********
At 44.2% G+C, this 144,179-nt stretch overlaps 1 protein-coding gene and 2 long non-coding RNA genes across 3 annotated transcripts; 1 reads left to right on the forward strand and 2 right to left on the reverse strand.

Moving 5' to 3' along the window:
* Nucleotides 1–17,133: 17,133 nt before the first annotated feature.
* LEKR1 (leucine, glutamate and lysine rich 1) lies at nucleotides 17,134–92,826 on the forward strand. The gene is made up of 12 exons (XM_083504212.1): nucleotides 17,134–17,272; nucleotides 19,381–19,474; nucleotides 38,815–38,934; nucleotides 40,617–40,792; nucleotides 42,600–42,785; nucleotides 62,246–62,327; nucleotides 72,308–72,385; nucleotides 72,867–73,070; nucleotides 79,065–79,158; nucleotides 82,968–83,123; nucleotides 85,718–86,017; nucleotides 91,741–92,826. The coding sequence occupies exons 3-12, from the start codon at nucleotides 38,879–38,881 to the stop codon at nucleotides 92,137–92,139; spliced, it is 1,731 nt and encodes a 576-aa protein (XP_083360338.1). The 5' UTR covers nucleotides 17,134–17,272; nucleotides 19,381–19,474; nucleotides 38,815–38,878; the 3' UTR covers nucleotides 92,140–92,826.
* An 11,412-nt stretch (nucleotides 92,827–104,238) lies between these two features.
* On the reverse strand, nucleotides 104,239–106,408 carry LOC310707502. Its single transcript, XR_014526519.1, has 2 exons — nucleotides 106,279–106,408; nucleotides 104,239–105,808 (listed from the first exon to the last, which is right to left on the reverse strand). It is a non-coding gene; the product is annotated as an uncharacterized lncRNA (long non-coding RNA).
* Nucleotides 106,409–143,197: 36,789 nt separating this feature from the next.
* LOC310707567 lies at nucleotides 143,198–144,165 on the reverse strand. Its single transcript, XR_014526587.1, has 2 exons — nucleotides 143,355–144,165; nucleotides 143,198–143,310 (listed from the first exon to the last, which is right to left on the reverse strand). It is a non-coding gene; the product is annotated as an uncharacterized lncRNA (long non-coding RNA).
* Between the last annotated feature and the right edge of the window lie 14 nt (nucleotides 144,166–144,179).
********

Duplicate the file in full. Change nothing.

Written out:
At 44.2% G+C, this 144,179-nt stretch overlaps 1 protein-coding gene and 2 long non-coding RNA genes across 3 annotated transcripts; 1 reads left to right on the forward strand and 2 right to left on the reverse strand.

Moving 5' to 3' along the window:
* Nucleotides 1–17,133: 17,133 nt before the first annotated feature.
* LEKR1 (leucine, glutamate and lysine rich 1) lies at nucleotides 17,134–92,826 on the forward strand. The gene is made up of 12 exons (XM_083504212.1): nucleotides 17,134–17,272; nucleotides 19,381–19,474; nucleotides 38,815–38,934; nucleotides 40,617–40,792; nucleotides 42,600–42,785; nucleotides 62,246–62,327; nucleotides 72,308–72,385; nucleotides 72,867–73,070; nucleotides 79,065–79,158; nucleotides 82,968–83,123; nucleotides 85,718–86,017; nucleotides 91,741–92,826. The coding sequence occupies exons 3-12, from the start codon at nucleotides 38,879–38,881 to the stop codon at nucleotides 92,137–92,139; spliced, it is 1,731 nt and encodes a 576-aa protein (XP_083360338.1). The 5' UTR covers nucleotides 17,134–17,272; nucleotides 19,381–19,474; nucleotides 38,815–38,878; the 3' UTR covers nucleotides 92,140–92,826.
* An 11,412-nt stretch (nucleotides 92,827–104,238) lies between these two features.
* On the reverse strand, nucleotides 104,239–106,408 carry LOC310707502. Its single transcript, XR_014526519.1, has 2 exons — nucleotides 106,279–106,408; nucleotides 104,239–105,808 (listed from the first exon to the last, which is right to left on the reverse strand). It is a non-coding gene; the product is annotated as an uncharacterized lncRNA (long non-coding RNA).
* Nucleotides 106,409–143,197: 36,789 nt separating this feature from the next.
* LOC310707567 lies at nucleotides 143,198–144,165 on the reverse strand. Its single transcript, XR_014526587.1, has 2 exons — nucleotides 143,355–144,165; nucleotides 143,198–143,310 (listed from the first exon to the last, which is right to left on the reverse strand). It is a non-coding gene; the product is annotated as an uncharacterized lncRNA (long non-coding RNA).
* Between the last annotated feature and the right edge of the window lie 14 nt (nucleotides 144,166–144,179).